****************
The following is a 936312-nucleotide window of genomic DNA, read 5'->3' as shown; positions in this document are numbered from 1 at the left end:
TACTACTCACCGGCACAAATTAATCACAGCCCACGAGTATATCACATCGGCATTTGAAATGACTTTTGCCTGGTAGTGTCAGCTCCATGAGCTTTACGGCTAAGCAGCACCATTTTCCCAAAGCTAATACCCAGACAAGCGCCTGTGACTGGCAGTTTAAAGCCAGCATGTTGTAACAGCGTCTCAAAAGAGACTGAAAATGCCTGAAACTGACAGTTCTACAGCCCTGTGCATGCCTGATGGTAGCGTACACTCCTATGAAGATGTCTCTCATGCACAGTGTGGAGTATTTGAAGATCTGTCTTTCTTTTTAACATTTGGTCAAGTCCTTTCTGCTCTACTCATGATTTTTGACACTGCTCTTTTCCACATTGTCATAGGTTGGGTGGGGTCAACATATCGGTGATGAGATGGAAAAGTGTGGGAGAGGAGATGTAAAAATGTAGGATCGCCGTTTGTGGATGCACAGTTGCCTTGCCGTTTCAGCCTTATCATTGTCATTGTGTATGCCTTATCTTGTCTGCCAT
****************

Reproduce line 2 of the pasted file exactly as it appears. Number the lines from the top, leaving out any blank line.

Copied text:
TACTACTCACCGGCACAAATTAATCACAGCCCACGAGTATATCACATCGGCATTTGAAATGACTTTTGCCTGGTAGTGTCAGCTCCATGAGCTTTACGGCTAAGCAGCACCATTTTCCCAAAGCTAATACCCAGACAAGCGCCTGTGACTGGCAGTTTAAAGCCAGCATGTTGTAACAGCGTCTCAAAAGAGACTGAAAATGCCTGAAACTGACAGTTCTACAGCCCTGTGCATGCCTGATGGTAGCGTACACTCCTATGAAGATGTCTCTCATGCACAGTGTGGAGTATTTGAAGATCTGTCTTTCTTTTTAACATTTGGTCAAGTCCTTTCTGCTCTACTCATGATTTTTGACACTGCTCTTTTCCACATTGTCATAGGTTGGGTGGGGTCAACATATCGGTGATGAGATGGAAAAGTGTGGGAGAGGAGATGTAAAAATGTAGGATCGCCGTTTGTGGATGCACAGTTGCCTTGCCGTTTCAGCCTTATCATTGTCATTGTGTATGCCTTATCTTGTCTGCCAT